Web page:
IRISH people suffering from cystic fibrosis are living longer although they are still behind their counterparts in the United States and the UK.
Philip Watt, chief executive of the Cystic Fibrosis Association, said women with the disease who were born in the 1980s are surviving until their early 30s and men until their mid-30s.
A number of factors contribute to this, including improvements in treatment to cope with malnutrition, better antibiotics and the appointment of more hospital specialists.
Since July, newborns are tested for the genetic disorder and this is expected to have a major impact on survival for future generations with the disease.
There are now slightly more people over 18 years with the disease than children, he added.
He said, however, the lack of sufficient single rooms in hospitals for cystic fibrosis patients has had a negative impact on their survival.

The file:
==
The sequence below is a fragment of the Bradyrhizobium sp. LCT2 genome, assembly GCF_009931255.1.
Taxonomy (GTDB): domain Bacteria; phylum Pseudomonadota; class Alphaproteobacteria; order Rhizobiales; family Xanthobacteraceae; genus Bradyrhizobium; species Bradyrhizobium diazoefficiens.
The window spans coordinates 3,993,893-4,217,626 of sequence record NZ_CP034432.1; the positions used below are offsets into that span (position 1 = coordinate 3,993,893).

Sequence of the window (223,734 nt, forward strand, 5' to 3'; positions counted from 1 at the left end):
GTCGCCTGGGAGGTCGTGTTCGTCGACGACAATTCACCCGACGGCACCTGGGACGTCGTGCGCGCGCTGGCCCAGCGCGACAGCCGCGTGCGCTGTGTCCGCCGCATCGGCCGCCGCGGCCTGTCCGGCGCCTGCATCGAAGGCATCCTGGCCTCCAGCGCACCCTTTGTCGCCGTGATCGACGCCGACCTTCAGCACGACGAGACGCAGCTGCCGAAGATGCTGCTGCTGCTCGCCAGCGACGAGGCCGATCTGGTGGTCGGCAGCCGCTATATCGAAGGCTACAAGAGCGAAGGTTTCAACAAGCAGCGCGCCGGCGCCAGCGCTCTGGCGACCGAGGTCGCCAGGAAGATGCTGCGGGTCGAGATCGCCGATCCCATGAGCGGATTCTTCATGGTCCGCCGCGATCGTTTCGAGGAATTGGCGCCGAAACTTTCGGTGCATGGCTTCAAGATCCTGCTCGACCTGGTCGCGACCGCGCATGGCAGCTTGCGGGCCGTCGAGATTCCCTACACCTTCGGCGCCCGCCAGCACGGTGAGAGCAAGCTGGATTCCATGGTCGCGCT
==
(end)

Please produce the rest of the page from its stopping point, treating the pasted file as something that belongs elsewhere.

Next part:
A new plan has been worked out with St Vincent's Hospital in Dublin to allow them access to enough single rooms and avoid a repetition of the recent crisis when five had to be turned away.
Meanwhile, a new study, published today, says the survival rates could improve dramatically and reach 51 years for men and 39 years for women.
The Health Research Board study, carried out by Dr Abi Jackson and Dr Cecily Kelleher at UCD's Department of Public Health, pointed to Ireland's high incidence of cystic fibrosis – around 1,200 people have the disease.
"The results showed that life expectancy has been increasing in Ireland and that the Irish figures are slightly lower than in the US, but still compare well," the study says.
"One of the findings was that people in Ireland with CF who were born between 1985 and 1994 are living a similar length of time as those individuals in the US.
"Early intervention is important for survival and health. This project means we have an analysis of the data before July 2011, when newborn screening was introduced, and so we will be able to see if newborn screening makes a difference."